The last two Doctor Who episodes were a bit conflicting. While I enjoyed “The Rings of Akhaten” and “Cold War,” there were huge gaps in logic and massive plot conveniences that kept me from loving them, despite the elements that worked. As this week’s episode, “Hide,” was written by “Rings” writer Neil Cross, and that he’d actually written this one first, I was cautiously optimistic that a good, old fashioned ghost story episode would be just what we needed. As it turned out, I didn’t need to be that cautious. “Hide” was a beautiful episode in every category and gave a very sci-fi reason for a very Gothic phenomenon. It employed elements of The Haunting, Evil Dead, and the excellent time travel series Sapphire & Steel, and gave us an episode that was poignant and exciting. There really is nothing like the high you get from watching a good story told well.
A haunted house in the ‘70s with a psychic girl and a middle-aged scientist with gadgetry trying to prove the existence of ghosts? How many horror movies have there been like that? It’s a scene which immediately evokes films like The Legend of Hell House and The Stone Tape, which was written by Quatermass creator Nigel Kneale. In fact, this story had a lot of Quatermass elements in it as well. We immediately get the relationship between the young psychic Emma (Jessica Raine) and the weathered Professor Alec Palmer (Dougray Scott). There’s a lot to be said for economy when introducing the guest cast, and as so much of the story focuses on them and the way they interact, it’s important to get that out of the way as quickly as possible. They were both terrific. I loved the back-story of the professor being a spy in WWII and feeling immense guilt for having sent people to their deaths. It explains his resistance to getting close to Emma, or anyone. Fun fact: Jessica Raine will be playing producer Verity Lambert in the docudrama An Adventure in Space and Time this November. After seeing her in “Hide,” I think she’s an excellent choice.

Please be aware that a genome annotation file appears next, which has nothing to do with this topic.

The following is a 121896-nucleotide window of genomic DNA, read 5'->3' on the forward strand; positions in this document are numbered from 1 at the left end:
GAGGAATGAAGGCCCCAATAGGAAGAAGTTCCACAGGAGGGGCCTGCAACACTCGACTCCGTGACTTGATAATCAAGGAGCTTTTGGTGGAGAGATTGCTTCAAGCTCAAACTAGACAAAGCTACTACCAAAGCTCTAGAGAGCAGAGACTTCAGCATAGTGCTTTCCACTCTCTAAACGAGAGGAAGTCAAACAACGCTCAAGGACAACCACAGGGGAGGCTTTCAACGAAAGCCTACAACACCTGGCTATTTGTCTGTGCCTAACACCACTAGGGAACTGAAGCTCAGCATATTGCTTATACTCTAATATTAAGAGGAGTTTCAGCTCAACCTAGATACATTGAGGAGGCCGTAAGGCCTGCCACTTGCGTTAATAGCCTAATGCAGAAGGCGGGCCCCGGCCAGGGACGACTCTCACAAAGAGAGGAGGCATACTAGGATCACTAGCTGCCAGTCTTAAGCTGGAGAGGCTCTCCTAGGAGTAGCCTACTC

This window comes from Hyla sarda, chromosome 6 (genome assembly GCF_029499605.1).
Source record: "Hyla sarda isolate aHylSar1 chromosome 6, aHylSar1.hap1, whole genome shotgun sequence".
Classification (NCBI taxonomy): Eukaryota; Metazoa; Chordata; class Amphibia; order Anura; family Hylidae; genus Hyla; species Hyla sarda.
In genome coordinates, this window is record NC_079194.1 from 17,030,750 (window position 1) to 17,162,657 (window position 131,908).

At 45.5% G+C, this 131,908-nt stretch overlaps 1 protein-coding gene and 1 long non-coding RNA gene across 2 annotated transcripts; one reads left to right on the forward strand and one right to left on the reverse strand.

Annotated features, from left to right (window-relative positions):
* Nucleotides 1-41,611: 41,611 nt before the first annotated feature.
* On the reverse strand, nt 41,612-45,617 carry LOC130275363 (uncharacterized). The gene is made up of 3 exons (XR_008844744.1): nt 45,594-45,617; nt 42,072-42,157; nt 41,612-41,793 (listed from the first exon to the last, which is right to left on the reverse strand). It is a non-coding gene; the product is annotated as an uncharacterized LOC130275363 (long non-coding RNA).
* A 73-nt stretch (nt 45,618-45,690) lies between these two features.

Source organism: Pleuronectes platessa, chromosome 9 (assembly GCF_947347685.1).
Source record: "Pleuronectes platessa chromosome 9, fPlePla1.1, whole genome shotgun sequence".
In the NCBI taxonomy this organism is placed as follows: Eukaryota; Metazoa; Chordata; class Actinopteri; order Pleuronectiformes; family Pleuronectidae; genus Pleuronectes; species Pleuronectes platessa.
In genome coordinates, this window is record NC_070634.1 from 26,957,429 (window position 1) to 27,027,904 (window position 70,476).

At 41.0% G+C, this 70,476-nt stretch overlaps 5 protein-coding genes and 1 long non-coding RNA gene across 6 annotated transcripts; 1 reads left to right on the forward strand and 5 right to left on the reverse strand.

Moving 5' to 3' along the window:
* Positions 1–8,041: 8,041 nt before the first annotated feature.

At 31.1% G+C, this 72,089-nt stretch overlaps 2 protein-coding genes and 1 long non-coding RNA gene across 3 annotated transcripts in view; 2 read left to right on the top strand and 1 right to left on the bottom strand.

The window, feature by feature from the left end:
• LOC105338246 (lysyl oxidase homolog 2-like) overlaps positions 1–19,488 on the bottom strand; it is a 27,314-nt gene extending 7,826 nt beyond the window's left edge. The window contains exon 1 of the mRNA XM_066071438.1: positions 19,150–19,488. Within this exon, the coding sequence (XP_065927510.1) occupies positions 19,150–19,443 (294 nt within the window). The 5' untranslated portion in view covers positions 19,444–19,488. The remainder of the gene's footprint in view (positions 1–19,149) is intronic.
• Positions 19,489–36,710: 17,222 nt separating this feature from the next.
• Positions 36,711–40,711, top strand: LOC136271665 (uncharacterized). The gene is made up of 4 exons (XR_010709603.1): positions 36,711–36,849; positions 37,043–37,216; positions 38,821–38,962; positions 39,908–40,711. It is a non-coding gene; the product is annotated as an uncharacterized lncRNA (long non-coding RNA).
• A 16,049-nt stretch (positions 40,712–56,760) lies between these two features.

The Doctor is also quite the liar in this story, pretending to be from the Ministry to get involved in the ghost hunting (or “busting,” as Clara called it). I love episodes where the Doctor knows what’s going on but doesn’t tell anyone until the time is right. I also miss those episodes where he just saunters in and people believe him, or at least think he’s not a crazy person. He seems to know right away about the ghost and figures out pretty quickly that it’s a caught time traveler. This is very in keeping with the spirit of Doctor Who, which is that there’s always a scientific explanation for the supernatural. And isn’t it just like the show to immediately turn the scary thing into someone who needs help from another scary thing, and then to turn the second scary thing into something else that needs help? It’s pretty ingenious, and quite effective.